On route to Avebury from London, affluent Marlborough in the northeast of the county is famous for its school and is the market town most visitors associate with Wiltshire’s charms (the High Street’s market day is Wednesday and Saturday). The River Kennet, the other half of the Kennet and Avon Canal, rises on the Marlborough side of Salisbury Plain and flows east out of the county.
Wilton House, in the south near Salisbury, has been the family home of the Earl and Countess of Pembroke for over 460 years. The house stands on the site of a 9th-century nunnery founded by Saxon King Alfred the Great. The neighbouring town of Wilton has a history going back 2,000 years and lays claim to the title Ancient Capital of Wessex. It is also said to have given its name to the county. ‘Wilton’ is of course synonymous with luxury woollen carpets too. In Wiltshire there was always plentiful water for the mills and plenty of excellent pasture for sheep. Most of the region’s considerable wealth came historically from wool.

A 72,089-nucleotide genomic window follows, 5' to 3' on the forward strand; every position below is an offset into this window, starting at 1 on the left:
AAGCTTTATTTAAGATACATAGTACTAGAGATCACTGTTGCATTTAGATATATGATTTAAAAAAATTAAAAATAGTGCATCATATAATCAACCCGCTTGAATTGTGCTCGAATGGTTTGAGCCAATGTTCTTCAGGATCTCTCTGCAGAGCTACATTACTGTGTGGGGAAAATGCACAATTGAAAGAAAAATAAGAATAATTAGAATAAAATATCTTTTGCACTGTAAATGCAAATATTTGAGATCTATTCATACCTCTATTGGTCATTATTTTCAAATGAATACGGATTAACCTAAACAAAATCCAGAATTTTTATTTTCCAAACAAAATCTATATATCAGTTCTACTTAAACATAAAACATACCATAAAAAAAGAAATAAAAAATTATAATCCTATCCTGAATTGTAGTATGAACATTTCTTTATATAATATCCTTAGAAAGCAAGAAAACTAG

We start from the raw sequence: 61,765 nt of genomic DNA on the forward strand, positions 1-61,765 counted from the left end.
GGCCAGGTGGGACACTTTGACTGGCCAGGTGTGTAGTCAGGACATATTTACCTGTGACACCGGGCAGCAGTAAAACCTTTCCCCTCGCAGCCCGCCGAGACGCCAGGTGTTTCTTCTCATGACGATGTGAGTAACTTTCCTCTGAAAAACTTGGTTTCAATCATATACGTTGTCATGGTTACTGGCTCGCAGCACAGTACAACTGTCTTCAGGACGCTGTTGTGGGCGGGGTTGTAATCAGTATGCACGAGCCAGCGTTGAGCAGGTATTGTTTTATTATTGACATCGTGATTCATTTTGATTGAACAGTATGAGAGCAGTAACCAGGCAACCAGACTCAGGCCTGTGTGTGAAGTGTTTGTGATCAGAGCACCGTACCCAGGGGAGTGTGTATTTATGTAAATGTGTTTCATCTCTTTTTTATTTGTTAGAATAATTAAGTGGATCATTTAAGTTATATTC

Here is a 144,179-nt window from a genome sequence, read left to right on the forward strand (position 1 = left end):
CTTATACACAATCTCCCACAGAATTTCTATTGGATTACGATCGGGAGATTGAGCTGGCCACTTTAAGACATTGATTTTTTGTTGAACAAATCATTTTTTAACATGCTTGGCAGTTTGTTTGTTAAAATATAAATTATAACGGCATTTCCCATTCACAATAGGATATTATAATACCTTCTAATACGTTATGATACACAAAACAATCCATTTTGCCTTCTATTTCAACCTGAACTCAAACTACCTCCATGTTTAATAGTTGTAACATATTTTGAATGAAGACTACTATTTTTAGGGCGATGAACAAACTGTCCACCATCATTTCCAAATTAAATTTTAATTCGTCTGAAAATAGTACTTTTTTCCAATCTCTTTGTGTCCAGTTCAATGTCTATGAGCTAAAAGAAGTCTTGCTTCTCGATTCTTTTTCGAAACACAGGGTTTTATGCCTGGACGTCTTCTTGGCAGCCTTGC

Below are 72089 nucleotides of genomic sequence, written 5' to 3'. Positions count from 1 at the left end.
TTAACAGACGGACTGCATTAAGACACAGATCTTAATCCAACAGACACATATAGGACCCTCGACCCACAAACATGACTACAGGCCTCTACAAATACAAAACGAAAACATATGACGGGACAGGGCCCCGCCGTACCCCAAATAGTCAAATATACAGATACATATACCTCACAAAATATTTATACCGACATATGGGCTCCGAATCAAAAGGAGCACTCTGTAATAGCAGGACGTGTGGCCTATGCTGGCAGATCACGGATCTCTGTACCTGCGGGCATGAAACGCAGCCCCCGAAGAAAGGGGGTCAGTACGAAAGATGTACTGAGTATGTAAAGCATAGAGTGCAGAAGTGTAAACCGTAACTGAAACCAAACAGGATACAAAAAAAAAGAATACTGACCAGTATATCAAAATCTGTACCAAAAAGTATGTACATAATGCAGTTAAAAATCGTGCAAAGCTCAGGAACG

Salisbury, Wiltshire’s only city, boasts a fabulous medieval cathedral, built from 1220, which still holds the record for the tallest spire in Britain. Not bad for a building constructed on marshland fed by three major rivers. There are some fine old houses on Cathedral Close. Leave by the North Gate to explore this attractive rural city. For a change of pace, seek out Heale House and its eight acres of beautiful riverside gardens, hidden away amongst the downs above Salisbury. The house is little changed since King Charles II hid here in 1651. Also well worth exploring is the Chalke Valley where watercress is still farmed and the Wylye Valley, where you can fish in Langford Lakes Nature Reserve.